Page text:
Clinton Climate Initiative Preferred Purchasing Discount
Through partnership and collaboration with the C40 Climate Leadership Group and the Clinton Climate Initiative, the Seattle 2030 District is able to extend discounted pricing with leading suppliers of a variety of energy efficient building technologies to Seattle 2030 District projects that have signed commitment letters and agreed to target the Districts long-term performance goals.
The Building Owners and Managers Association (BOMA) International and the Clinton Climate Initiative (CCI) provide the BOMA Energy Performance Contracting (BEPC) model, an effective model contract and supporting documents that allow building owners and operators to execute sophisticated energy efficiency retrofits to existing buildings.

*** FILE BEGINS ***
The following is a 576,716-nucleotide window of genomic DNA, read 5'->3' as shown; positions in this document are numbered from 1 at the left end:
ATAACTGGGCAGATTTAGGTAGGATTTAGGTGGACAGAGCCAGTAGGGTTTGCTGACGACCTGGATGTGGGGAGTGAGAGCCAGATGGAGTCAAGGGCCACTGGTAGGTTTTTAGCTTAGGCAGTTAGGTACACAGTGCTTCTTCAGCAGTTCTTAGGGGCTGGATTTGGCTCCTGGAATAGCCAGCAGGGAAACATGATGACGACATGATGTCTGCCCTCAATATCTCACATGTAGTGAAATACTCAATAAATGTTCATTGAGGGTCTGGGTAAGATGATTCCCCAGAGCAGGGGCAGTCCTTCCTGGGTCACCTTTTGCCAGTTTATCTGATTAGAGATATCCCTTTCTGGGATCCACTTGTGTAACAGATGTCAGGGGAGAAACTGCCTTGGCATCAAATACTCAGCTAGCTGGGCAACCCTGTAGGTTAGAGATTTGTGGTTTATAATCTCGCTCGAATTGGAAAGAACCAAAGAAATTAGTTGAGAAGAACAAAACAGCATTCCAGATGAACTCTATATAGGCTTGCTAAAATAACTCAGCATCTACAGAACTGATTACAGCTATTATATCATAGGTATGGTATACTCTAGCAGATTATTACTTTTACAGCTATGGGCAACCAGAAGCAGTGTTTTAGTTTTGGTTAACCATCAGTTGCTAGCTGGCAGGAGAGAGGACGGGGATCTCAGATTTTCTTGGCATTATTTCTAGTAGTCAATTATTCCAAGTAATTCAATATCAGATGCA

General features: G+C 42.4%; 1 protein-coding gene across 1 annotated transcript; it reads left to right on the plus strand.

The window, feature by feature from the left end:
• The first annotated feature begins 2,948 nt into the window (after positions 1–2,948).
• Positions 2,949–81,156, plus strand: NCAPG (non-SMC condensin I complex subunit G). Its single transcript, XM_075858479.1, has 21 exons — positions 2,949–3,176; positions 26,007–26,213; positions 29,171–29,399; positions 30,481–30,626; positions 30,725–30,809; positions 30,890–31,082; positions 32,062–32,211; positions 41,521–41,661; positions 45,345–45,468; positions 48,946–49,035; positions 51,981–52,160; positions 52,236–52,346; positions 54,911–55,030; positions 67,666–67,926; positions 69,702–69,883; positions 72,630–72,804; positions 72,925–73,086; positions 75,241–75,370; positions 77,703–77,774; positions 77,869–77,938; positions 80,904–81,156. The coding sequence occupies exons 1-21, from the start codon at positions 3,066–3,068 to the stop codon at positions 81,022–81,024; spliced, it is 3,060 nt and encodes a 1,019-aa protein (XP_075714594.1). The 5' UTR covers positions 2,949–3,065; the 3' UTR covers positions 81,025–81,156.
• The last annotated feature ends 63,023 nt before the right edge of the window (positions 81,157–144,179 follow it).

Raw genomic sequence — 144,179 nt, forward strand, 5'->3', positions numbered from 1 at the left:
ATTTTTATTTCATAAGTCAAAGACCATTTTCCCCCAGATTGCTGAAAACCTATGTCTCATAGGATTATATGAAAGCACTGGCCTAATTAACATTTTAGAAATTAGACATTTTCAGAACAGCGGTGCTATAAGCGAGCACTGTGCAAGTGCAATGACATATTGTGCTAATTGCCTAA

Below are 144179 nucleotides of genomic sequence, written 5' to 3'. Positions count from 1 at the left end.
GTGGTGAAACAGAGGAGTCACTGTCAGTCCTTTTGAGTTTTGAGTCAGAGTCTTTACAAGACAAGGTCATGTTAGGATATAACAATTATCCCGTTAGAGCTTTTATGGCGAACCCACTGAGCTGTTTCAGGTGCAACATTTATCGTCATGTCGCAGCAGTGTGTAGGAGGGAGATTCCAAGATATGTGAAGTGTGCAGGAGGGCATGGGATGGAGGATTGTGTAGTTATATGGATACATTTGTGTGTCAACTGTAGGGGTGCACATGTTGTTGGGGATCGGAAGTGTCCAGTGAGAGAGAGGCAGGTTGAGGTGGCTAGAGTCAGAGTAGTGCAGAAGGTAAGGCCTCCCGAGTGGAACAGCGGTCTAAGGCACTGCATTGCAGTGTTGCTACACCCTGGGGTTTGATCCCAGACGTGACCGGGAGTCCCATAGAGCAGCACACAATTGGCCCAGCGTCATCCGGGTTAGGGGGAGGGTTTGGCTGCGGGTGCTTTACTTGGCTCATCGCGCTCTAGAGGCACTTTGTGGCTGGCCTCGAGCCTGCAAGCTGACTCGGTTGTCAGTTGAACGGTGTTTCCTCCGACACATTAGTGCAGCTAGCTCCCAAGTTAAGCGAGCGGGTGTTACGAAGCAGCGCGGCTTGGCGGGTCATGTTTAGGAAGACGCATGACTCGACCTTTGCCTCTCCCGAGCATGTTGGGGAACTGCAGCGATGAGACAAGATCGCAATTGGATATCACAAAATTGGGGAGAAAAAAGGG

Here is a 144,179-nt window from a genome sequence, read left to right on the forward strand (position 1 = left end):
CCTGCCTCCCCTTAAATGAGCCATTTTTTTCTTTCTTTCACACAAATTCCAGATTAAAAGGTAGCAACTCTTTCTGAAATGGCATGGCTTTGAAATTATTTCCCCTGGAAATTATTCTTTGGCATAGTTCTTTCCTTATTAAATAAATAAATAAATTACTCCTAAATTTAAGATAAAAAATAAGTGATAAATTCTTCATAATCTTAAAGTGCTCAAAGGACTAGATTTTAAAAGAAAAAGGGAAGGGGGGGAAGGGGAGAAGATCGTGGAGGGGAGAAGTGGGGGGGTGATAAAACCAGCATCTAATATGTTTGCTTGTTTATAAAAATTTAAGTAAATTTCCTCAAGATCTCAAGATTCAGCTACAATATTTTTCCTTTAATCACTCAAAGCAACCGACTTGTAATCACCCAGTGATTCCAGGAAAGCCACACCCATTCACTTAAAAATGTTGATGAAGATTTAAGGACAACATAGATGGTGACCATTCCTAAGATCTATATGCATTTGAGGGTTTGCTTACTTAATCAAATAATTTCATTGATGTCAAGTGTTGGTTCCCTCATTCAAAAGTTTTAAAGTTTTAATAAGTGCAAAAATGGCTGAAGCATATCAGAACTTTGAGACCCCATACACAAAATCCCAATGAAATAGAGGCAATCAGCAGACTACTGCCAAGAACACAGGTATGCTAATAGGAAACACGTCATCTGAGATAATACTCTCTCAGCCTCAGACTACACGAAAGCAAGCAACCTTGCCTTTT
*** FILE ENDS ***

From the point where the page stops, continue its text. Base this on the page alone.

Training and ongoing support for ENERGY STAR Portfolio Manager
The 2030 District informs members about ENERGY STAR Portfolio Manager trainings offered by the US EPA, the City of Seattle, BetterBricks and other organizations. These trainings typically cover a basic understanding of the tool and do not cover every scenario members may encounter. For more hands-on assistance, the 2030 District has partnered with local firms that have helped many owners use Portfolio Manager to work with District members. District members have also contributed to the creation of a Performance Data Sharing Overview Document to assist one another. The 2030 District has also further leveraged its partnership with the City of Seattle to make sure that reporting requirements for the City’s Disclosure Ordinance (using Portfolio Manager) are compatible with reporting for Seattle 2030 District members.